I lived in Juneau from 1948 to 1958. That church is especially significant to me because my spiritual foundation was formed in that church during my crucial grade school years.

Last fall, I edited a book for the Alaska Ministry Network of the Assemblies of God, written by Jack Aiken, which recounts the growth of our fellowship in Alaska from one mission station in Juneau to numerous churches and ministries across the Great Land over the past 100 years. The book, Called to the Last Frontier-The Assemblies of God in Alaska 1917-2017, includes biographical accounts of seventy Alaska missionaries. It will be released at the Alaska Ministry Network conference in April in celebration of a their centennial.


The 40th Year of Our Pastoral Ministry in New York State. 
In 1917, my grandparents left from their Bible school in Rochester, New York, to journey to Alaska. In 1977, exactly 60 years later, Bob and I spoke about our call to plant a church in New York at the District Council held in Bethel AG church in Rochester right across the street from the location of the former Rochester Bible Training School.

The 40th Anniversary of Kingsboro Assembly of God in Gloversville, New York
In 1977, we planted the AG church in Gloversville, New York, holding the first Sunday service at the YMCA in September. Nine years later, we purchased the historic Kingsboro Church, which has been its home ever since. This year, the church we planted celebrates 40 years of continuous ministry.

As we look back, our hearts well up with praise. Just as Balaam said of the nation of Israel in his God-inspired oracle in Numbers 23:23, we exclaim,


"Look what God has done!" 


Thursday, March 23, 2017

When Foundations Tremble

March 27 is the 53rd anniversary of the devastating 9.2 earthquake that hit Alaska on Good Friday, 1964. All of my immediate family, except me, lived in Seward at the time. I was away at college in Seattle. For a week, I didn't know if I still had a family. This catastrophic event changed my life. (I told this story in five blog posts entitled, In a Matter of Minutes, Parts 1-5.)


Seward before and after the 1964 earthquake

Ten years later, my first writing to ever be published appeared in March 24, 1974, issue of The Pentecostal Evangel. Here it is in its entirety:

When the Foundations Tremble



Fourth Avenue, the main street of Anchorage, the morning after
At precisely 5:35 p.m. on March 27, 1964, a massive slippage in the earth's crust below Prince William Sound in the Gulf of Alaska began a far-reaching earthquake. Known as the Good Friday Earthquake, it left every city, town, village, and connecting highway within a 300-mile radius in ruins.

Building crumbled, Beautiful residential areas sloughed off into the sea. Streets and buildings sank many feet below their previous level. Bridges were suddenly thrust several feet higher than the crumpled ribbons of highways--if they were left standing at all. Railroad tracks were twisted grotesquely. Ruptured fuel storage tanks belched fire and oily black smoke for days.

A series of gigantic tidal waves, generated by the sudden displacement of the ocean floor, swept entire villages into the Gulf of Alaska. These waves hurled railroad engines like sticks and snapped trees like toothpicks. They carried homes hundreds of yards before smashing them against cliffs.

More than a hundred lives were lost. Thousands were left homeless, including many Assemblies of God families. Thousands more were left without heat in freezing temperatures, with smashed dishes, shattered windows, and broken water, fuel, and sewer lines. Telephone and electric lines were down. Fires burned out of control. Church buildings were destroyed.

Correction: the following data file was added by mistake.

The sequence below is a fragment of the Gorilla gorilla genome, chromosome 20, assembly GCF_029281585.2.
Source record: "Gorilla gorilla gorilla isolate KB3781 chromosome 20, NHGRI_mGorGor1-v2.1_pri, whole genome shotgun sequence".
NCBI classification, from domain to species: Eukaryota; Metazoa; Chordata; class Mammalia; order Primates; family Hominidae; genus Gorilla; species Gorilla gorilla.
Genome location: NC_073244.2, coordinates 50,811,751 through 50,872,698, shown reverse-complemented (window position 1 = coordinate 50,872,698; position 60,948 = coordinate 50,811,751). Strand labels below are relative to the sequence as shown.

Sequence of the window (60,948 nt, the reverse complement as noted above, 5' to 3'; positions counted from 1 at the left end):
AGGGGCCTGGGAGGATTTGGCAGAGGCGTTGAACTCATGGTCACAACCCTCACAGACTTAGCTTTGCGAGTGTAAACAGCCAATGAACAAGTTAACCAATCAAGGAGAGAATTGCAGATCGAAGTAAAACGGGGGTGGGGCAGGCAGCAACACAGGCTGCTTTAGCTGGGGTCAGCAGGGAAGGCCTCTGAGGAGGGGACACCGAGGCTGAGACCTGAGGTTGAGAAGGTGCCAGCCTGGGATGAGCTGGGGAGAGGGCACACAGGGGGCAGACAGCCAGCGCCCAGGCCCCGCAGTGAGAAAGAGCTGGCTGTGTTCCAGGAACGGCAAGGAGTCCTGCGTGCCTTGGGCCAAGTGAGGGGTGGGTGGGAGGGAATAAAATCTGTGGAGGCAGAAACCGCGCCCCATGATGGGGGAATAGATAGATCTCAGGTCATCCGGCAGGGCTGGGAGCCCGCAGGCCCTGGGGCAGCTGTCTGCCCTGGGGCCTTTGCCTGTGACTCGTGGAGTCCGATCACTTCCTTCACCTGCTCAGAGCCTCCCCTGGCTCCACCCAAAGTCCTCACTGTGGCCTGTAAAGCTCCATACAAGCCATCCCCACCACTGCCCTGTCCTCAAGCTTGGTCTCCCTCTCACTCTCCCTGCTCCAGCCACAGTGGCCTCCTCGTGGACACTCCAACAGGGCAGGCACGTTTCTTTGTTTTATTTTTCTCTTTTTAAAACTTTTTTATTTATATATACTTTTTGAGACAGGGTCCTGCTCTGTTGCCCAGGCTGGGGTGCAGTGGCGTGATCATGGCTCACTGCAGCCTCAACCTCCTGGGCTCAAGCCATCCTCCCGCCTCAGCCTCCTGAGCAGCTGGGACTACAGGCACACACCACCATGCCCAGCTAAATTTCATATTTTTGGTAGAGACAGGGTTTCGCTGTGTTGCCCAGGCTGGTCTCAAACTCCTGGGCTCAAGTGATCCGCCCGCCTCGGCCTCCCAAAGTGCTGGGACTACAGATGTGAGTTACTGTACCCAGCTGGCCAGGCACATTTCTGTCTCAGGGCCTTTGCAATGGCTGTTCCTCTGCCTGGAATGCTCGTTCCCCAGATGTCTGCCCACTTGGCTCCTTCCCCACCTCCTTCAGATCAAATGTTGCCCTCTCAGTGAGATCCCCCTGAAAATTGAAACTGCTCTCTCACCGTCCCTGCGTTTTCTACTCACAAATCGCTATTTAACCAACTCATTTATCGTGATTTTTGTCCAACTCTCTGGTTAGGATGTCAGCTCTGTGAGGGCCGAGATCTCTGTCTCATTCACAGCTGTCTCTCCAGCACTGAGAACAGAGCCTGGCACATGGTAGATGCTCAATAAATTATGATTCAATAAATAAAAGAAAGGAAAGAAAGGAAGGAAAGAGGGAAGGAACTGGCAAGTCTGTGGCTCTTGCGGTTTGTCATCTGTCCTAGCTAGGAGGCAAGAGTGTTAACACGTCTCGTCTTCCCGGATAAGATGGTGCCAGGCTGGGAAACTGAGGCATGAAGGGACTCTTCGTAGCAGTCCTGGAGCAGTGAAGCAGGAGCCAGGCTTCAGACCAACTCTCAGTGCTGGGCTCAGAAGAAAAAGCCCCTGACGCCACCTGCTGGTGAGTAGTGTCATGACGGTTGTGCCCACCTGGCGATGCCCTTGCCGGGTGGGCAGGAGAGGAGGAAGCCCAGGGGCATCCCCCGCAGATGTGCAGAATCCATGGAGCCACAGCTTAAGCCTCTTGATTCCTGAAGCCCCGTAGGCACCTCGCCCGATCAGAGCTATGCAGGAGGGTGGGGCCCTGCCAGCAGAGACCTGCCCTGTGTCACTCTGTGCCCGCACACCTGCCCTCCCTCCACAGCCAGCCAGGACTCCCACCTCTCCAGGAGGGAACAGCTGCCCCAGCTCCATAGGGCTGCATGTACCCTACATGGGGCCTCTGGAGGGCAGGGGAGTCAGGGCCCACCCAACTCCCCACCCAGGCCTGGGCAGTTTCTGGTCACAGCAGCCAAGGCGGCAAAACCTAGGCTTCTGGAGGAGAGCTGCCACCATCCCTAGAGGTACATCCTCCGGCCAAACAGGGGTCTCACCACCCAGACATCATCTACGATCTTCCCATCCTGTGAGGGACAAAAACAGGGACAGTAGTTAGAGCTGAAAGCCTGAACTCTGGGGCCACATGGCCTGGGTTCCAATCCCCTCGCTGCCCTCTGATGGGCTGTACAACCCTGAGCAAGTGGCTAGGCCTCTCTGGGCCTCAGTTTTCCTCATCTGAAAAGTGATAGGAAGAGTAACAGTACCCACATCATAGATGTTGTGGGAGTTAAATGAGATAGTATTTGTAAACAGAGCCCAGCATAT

Particularly hard hit was the little town of Valdez, nestled among rugged, glacier-filled mountains on a fjord of Prince William Sound. The waterfront vanished completely. Thirty-one longshoremen went to watery graves as the bay swallowed up the dock where they were unloading a ship. L. Duane Carriker, an Assemblies of God missionary, was among those who lost their lives at Valdez.

 
Valdez before and after the 1964 Earthquake
Earthquakes, tidal waves, and fires turned many areas into a shambles. Yet out of the rubble, courageous Alaskans began to put their world back together. First was the staggering clean-up job. Then divers and surveyors had to determine the stability of the earth before homes, buildings, docks, and highways could be rebuilt.

The people of Valdez were shocked to learn that  their picturesque little town was not on solid  ground as they had thought. Divers exploring  the  coastline below the water level discovered  Valdez was built on a ledge that could break off  into the sea at any time!

 And so it is with men today. Seeking security,  men and women surround themselves with  material possessions, insurance, bank accounts,  family, and friends; but in the time of stress,  they  find they have built their lives on shaky foundations.

Have you examined the foundation of your life and found it shaky and unsure? There is a remedy. The people of Valdez moved their entire town to a safer location five miles away.

Jesus told of two men who built homes--one on the sand and the other on a rock. When the storms came, the house on the sand fell and "great was the fall of it." But the house built on the rock stood firm (Matthew 7:24-27).

Jesus is that Rock, the only firm and lasting Foundation. The Bible tells us, "Other foundation can no man lay than that is laid, which is Jesus Christ" (1 Corinthians 3:11). You can depend on Jesus. He signed the guarantee with His own blood on Calvary. Won't you accept His offer today? The Bible says, "Believe on the Lord Jesus Christ, and thou shalt be saved" (Acts 16:31). You can be on a sure Foundation that will never be shaken!


I hope you enjoyed this blast from the past. If you would like to read an account of my experiences in this earthquake, you may enjoy the story I wrote, "An Earthquake Full of Blessings." It is published in a new collection just released from Bethany House Publishers:" Gifts from Heaven: True Stories of Miraculous Answers to Prayer compiled by James Stuart Bell. Click to view it on Amazon.